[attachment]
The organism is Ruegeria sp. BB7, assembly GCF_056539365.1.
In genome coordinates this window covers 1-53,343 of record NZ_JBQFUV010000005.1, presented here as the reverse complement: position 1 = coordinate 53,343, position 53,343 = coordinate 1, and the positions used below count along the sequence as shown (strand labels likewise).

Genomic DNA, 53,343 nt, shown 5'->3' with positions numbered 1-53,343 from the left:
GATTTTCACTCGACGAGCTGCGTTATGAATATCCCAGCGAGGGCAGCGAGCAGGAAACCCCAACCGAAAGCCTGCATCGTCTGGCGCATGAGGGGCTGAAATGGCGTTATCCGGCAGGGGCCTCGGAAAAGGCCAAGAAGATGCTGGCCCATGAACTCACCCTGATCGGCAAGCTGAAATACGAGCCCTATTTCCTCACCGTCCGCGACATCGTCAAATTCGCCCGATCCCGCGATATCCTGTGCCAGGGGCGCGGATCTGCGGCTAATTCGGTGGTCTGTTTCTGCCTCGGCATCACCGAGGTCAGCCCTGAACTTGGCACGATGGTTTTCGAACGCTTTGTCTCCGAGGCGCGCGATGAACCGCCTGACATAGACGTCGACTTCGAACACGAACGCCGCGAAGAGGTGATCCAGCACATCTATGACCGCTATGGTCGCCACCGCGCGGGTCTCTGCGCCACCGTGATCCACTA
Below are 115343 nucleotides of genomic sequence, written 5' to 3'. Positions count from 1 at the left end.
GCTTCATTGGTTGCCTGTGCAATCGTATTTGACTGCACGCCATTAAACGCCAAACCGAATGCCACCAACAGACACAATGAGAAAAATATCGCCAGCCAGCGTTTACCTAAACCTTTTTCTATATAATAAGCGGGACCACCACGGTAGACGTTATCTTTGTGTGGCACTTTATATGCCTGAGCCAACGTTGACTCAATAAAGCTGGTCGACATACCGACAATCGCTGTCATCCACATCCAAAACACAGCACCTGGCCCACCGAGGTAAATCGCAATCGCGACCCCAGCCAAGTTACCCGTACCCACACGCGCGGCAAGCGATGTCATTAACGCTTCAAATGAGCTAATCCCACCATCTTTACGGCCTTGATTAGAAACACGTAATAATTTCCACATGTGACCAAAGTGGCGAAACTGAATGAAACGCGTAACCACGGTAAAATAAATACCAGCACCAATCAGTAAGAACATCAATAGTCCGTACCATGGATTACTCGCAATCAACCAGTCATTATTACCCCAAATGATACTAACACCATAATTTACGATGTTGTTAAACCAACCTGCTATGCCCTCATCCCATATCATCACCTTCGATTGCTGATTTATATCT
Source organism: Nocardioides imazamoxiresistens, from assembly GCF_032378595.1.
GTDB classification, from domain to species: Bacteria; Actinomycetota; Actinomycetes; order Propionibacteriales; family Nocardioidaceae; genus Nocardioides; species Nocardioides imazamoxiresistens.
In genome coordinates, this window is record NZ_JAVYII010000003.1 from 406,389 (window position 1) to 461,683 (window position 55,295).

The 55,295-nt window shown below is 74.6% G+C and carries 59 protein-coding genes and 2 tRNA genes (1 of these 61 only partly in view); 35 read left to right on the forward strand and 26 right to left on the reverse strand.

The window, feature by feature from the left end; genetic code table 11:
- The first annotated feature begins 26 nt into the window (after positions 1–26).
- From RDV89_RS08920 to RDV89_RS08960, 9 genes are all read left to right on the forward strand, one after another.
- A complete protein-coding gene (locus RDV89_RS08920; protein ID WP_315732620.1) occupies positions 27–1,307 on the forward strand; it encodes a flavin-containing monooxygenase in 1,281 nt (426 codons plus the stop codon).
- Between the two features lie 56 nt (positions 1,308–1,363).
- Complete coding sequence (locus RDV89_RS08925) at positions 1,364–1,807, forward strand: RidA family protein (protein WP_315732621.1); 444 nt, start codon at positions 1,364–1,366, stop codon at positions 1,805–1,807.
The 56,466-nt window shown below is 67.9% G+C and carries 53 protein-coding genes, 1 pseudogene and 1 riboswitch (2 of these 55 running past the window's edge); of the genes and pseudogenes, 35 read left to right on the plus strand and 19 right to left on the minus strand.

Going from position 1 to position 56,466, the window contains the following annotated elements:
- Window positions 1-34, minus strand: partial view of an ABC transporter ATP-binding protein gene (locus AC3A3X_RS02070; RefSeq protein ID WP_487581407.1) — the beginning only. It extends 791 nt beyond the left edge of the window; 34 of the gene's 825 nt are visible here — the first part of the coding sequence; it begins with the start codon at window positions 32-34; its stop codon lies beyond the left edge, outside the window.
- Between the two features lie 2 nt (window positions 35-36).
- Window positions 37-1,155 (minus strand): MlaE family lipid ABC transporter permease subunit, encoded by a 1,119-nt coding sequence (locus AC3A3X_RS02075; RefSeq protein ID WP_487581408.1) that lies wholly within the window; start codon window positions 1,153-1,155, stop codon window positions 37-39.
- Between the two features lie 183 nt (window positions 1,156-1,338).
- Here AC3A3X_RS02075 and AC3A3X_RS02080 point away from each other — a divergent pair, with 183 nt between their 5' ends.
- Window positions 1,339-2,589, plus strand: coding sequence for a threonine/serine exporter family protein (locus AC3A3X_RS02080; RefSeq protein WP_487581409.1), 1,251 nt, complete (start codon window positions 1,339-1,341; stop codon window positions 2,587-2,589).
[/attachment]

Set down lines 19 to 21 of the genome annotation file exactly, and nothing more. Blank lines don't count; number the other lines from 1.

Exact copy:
- Window positions 1-34, minus strand: partial view of an ABC transporter ATP-binding protein gene (locus AC3A3X_RS02070; RefSeq protein ID WP_487581407.1) — the beginning only. It extends 791 nt beyond the left edge of the window; 34 of the gene's 825 nt are visible here — the first part of the coding sequence; it begins with the start codon at window positions 32-34; its stop codon lies beyond the left edge, outside the window.
- Between the two features lie 2 nt (window positions 35-36).
- Window positions 37-1,155 (minus strand): MlaE family lipid ABC transporter permease subunit, encoded by a 1,119-nt coding sequence (locus AC3A3X_RS02075; RefSeq protein ID WP_487581408.1) that lies wholly within the window; start codon window positions 1,153-1,155, stop codon window positions 37-39.